It’s widely accepted that a college education is a prerequisite to a better (financial) life. But that sentiment is embraced differently across the country.
In Ninth District states, the percent of population with a bachelor’s degree continues to increase overall. But individual states are performing differently against the national average.
For example, Minnesota ranks 11th in the nation for the percent of population age 25 and older with a bachelor’s degree at 34 percent in 2011 (see Chart 1). But its college attainment levels have stagnated a bit in recent years, and its advantage over the national average has shrunk slightly (see Chart 2).
In contrast, Montana, North Dakota and Wisconsin have historically been below the national average, but that gap has been closing for all three states of late. Each also ranks in the top half of states in college attainment (partially a function of high-population, well-educated coastal states pulling up the national average). South Dakota is the outlier; college attainment has been below the national average. It ranks in the bottom half of states and its achievement gap has widened slightly.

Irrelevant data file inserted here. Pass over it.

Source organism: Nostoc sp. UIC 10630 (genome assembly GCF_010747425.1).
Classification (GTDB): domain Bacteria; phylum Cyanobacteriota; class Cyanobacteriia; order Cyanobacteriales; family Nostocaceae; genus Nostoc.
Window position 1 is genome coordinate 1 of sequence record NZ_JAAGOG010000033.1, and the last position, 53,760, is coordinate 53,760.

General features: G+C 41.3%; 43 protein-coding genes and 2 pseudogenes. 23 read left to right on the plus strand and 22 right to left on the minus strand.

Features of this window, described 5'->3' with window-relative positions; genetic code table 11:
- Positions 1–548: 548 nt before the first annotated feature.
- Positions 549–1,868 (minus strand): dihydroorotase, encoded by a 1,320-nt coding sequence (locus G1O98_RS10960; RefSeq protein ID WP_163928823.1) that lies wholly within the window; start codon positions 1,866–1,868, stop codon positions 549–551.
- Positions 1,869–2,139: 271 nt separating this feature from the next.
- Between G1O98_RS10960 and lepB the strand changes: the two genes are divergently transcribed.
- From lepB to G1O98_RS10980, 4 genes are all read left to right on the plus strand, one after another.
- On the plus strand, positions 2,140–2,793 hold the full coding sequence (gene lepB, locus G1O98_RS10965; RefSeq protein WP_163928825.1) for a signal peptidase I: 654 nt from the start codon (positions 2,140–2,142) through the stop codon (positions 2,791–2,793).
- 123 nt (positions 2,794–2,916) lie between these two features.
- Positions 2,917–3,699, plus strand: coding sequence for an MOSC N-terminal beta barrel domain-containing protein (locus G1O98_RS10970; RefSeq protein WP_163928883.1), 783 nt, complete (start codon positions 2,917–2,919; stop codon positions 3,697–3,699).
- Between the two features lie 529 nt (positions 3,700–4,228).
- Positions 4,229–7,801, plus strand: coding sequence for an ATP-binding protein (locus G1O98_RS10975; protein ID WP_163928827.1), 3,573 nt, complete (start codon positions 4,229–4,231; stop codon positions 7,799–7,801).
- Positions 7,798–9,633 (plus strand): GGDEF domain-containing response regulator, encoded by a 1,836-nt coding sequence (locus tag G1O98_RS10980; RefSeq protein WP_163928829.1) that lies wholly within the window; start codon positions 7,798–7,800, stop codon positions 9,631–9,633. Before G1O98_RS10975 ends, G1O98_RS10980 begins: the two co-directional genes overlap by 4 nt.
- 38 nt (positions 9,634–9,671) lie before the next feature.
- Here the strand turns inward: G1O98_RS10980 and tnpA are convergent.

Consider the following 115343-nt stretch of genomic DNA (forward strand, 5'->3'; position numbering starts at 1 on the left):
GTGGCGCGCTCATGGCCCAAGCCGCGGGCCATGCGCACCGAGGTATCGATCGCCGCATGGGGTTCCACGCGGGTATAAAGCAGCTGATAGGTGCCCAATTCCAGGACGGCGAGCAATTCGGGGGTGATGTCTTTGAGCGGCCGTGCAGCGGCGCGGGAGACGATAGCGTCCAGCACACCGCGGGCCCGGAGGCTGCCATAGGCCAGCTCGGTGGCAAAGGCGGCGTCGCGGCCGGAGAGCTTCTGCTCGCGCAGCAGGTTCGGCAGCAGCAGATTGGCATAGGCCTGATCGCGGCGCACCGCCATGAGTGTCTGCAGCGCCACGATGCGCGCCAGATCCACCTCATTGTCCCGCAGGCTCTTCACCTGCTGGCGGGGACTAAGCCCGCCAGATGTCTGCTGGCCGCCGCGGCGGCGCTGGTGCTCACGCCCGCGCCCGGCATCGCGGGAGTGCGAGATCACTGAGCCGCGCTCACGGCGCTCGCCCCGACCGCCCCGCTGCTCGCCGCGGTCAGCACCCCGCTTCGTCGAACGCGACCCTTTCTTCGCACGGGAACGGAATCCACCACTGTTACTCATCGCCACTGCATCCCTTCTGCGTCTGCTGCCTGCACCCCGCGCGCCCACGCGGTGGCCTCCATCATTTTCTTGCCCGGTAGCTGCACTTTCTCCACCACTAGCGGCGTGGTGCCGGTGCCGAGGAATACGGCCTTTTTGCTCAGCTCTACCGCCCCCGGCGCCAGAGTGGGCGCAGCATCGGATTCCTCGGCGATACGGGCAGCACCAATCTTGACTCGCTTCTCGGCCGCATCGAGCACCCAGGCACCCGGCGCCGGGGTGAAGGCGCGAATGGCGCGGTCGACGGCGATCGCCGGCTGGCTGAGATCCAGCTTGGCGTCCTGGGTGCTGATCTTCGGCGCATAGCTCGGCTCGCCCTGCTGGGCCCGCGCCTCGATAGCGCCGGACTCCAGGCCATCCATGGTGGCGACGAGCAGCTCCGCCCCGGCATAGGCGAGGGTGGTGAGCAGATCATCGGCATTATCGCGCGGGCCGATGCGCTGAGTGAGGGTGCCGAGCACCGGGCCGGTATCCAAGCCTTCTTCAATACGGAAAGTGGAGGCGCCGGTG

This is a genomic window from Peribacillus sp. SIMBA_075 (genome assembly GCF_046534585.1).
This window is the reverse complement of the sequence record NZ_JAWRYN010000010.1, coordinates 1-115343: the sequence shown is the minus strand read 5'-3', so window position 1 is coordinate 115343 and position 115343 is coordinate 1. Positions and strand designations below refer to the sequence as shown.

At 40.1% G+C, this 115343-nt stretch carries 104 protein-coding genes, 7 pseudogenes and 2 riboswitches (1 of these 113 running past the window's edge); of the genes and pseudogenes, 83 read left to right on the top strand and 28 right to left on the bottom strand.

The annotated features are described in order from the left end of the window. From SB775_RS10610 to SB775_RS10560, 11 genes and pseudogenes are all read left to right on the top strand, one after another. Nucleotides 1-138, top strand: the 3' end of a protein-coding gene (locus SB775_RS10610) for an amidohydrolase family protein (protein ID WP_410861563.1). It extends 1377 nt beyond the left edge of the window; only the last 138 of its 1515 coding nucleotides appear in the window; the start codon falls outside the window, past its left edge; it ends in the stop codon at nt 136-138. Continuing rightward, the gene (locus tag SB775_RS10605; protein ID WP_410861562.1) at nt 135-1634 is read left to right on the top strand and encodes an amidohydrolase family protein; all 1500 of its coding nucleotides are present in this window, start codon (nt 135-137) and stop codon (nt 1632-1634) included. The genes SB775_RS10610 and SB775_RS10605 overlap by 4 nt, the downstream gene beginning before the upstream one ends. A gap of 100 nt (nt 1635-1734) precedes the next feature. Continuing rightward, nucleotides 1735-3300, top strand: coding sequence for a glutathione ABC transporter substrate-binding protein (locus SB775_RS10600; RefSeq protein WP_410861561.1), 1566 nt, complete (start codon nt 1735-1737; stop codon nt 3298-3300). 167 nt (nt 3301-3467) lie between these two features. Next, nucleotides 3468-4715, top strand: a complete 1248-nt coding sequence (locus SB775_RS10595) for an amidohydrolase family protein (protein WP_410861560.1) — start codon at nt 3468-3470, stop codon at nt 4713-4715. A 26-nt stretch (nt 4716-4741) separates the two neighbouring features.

In concert with this trend, the number of bachelor’s degrees conferred also has been rising. But the rate of increase at district colleges and universities in recent years has lagged the U.S. benchmark by a considerable amount (see Chart 3), according to the National Center for Education Statistics.
During the 1990s, growth in the production of bachelor’s degrees in Montana and South Dakota surpassed the United States, while other district states posted slower growth. During the past decade, growth slowed in Montana and South Dakota, but picked up in Minnesota. Some of the recent gains in Minnesota’s college degree production are likely due to growth in Minnesota’s private online universities, such as Cappella University and Walden University.
In 2010, Wisconsin colleges and universities conferred 34,110 college degrees, ranking 17th in the nation (see Chart 4). Meanwhile, Minnesota colleges and universities produced 31,952 bachelor’s degrees, ranking 18th. North Dakota, Montana and South Dakota, ranked 44th, 47th and 48th, respectively.
Among district states, North Dakota has the highest number of degrees conferred by colleges and universities relative to the 20-year-old state population (see Chart 4). This suggests that North Dakota has a relatively large capacity to produce college graduates relative to the primary college-age population in the state. All district states have a higher ratio of bachelor’s degrees conferred relative to the 20-year-old population than the nation, demonstrating a relatively strong presence of higher education in the region.